In Australia, Queensland Police have launched a new appeal for information on a 1982 cold case using DNA phenotyping which produced a digital facial image of the suspect.
Queensland police in Australia are hoping to solve a cold case from 1982 by locating Owen’s killer Edward Crabbe, Eddie says, using a still-new technique called DNA phenotyping.
It issued a new public appeal for information on November 9 releasing a digital facial image of the suspect based on DNA from blood samples found on Mr Crabbe’s body and at the crime scene.
Owen Edward Crabbe was 57 in 1982 and the father of a child when he was murdered in his hotel room over the weekend. Mr Crabbe left Brisbane for a trip to Gold Coast and had told a friend he was going with another friend named Michael, according to the police statement. He was found with his throat slit and jeans around his neck, according to 9news who also mentions that he recently separated from his wife and came out as gay.
A total of 70 witness statements were taken during the initial investigation forty years ago, but the police did not find the suspect. They believe the attacker was with Mr Crabbe in his hotel room where they consumed alcohol before the victim was violently attacked. kicked and fatally stabbed. The main suspect was also seriously injured.
Investigators from the Cold Case Homicide Investigation Team have begun a review of this unsolved 2020 homicide investigation.
A DNA profile has already been generated, but it does not match anyone currently registered in national and international law enforcement DNA databases. Investigators are now hoping that the digital facial image created from a technology called DNA phenotyping can help.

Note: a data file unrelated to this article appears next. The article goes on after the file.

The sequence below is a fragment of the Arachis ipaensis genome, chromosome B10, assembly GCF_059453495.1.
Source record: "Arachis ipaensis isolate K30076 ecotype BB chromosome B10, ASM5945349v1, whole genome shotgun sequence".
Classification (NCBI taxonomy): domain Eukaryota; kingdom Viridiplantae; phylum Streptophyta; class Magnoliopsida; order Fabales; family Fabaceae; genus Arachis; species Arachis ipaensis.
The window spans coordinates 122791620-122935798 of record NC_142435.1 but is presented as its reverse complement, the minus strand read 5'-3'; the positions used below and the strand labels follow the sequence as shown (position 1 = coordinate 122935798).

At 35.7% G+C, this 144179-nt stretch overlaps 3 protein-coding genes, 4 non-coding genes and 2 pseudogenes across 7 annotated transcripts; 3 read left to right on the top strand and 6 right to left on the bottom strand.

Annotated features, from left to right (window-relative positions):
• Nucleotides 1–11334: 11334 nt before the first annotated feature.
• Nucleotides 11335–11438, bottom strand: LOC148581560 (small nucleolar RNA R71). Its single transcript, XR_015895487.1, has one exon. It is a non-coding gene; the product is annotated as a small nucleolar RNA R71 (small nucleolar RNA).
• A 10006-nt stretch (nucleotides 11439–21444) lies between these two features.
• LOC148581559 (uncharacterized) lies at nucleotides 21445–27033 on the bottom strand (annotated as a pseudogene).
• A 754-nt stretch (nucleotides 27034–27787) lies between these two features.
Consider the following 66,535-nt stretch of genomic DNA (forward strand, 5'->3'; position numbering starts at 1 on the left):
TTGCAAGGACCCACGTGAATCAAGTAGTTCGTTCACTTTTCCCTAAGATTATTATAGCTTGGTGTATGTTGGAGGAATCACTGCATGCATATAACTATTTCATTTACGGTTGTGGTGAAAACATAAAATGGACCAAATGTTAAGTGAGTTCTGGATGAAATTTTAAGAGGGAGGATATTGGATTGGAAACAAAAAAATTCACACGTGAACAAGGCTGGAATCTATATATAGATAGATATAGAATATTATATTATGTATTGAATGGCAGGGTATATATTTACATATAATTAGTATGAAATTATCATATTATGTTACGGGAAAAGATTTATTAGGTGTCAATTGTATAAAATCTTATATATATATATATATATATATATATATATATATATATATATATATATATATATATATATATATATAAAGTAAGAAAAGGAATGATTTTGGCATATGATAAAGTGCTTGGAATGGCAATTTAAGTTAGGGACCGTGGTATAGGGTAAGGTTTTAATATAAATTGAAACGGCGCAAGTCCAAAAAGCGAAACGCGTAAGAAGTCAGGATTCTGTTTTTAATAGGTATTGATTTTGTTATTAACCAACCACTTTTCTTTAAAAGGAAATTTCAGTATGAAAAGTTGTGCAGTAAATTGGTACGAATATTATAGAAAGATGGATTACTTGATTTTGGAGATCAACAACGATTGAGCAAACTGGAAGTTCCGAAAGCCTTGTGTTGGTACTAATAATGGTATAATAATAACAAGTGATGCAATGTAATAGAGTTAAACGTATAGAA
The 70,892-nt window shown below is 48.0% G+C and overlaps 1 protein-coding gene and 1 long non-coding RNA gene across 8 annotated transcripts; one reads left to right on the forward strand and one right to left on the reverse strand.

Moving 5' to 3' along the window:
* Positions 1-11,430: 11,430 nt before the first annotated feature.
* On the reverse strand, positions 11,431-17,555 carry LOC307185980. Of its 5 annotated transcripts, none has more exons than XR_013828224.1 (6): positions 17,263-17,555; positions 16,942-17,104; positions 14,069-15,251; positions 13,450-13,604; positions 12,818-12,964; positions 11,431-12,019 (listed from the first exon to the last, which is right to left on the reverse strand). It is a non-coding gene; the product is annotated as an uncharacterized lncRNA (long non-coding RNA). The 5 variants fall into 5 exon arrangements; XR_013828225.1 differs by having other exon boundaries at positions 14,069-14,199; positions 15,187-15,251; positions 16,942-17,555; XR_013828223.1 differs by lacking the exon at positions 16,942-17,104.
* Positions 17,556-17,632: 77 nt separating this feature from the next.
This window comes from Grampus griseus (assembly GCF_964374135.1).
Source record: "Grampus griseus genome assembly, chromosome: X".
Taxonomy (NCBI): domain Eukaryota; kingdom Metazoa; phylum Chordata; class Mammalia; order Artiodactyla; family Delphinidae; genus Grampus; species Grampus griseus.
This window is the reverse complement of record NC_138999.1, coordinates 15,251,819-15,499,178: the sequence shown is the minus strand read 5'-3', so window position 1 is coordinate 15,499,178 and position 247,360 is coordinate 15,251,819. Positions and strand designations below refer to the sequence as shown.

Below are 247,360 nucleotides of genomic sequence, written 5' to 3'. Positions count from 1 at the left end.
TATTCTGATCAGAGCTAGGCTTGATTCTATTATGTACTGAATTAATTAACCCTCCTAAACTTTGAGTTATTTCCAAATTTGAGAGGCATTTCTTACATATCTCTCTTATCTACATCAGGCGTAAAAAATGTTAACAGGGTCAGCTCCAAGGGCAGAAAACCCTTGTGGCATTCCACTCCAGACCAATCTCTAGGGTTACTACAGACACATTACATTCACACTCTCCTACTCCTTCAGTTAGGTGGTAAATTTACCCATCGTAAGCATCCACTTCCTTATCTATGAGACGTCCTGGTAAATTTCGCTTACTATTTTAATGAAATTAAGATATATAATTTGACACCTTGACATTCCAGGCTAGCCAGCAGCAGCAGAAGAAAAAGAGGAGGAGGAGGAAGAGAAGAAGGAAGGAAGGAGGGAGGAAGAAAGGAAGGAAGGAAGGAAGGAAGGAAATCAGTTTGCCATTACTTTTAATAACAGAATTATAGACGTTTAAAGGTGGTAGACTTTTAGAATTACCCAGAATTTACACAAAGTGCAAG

Parabon Nanolabs, a company backed by the U.S. Department of Defense that provides DNA phenotyping services to law enforcement and government agencies, explains that DNA contains the set of genetic instructions for the physical characteristics of people. an individual such as skin color, eye color, hair color, freckles, face shape and ancestry. Using a dataset that matches genetic information (genotype) with physical attributes (phenotype), they then determine how a sample’s genetic information can statistically translate to physical appearance.
The statistics are created with data from DNA tests that people can buy to find out their ancestry. In fact, companies like DNAFamily Tree or GEDMatch sell services to learn about family history also have law enforcement programs.
The DNA phenotyping method has been tested for several years now. In the United States, DNA facial mapping created in 2015 helped Maryland police find the man three years later. murderer of a woman killed in 2005.
In 2020 Queensland Police released a digital sketch created from DNA phenotyping as they still could not identify the body of a man found dead 12 years earlier. New the digital figure and the previously created sketch of the man’s face varied greatly. But the man has not yet been identified.
While DNA phenotyping can be used to attempt to identify bodies and solve murder cases, it does raise ethical questions. China, for example, uses DNA phenotyping to research how to know if a person is a Uighurthe New York Times reported in 2019. The accuracy of DNA phenotyping is also questioned, as well as the possible consequences of inaccurate or erroneous imaging.
In a article 2020French molecular biologist Bertrand Jordan, who specializes in genetics, wrote that the method had made great strides over the past decade but law enforcement tended to overestimate the accuracy of the modeling.
But it remains that “public information is vital to resolve” the murder of Mr Crabbe, said Queensland Detective Tara Kentwell. Police have also launched a new reward of 500,000 Australian dollars ($324,000) for information that could lead to the conviction of the person or persons responsible for the murder. “Anyone who was involved in the crime but did not commit the crime who comes forward and speaks with the police, is eligible for this prosecution fee,” said Police Minister Mark Ryan.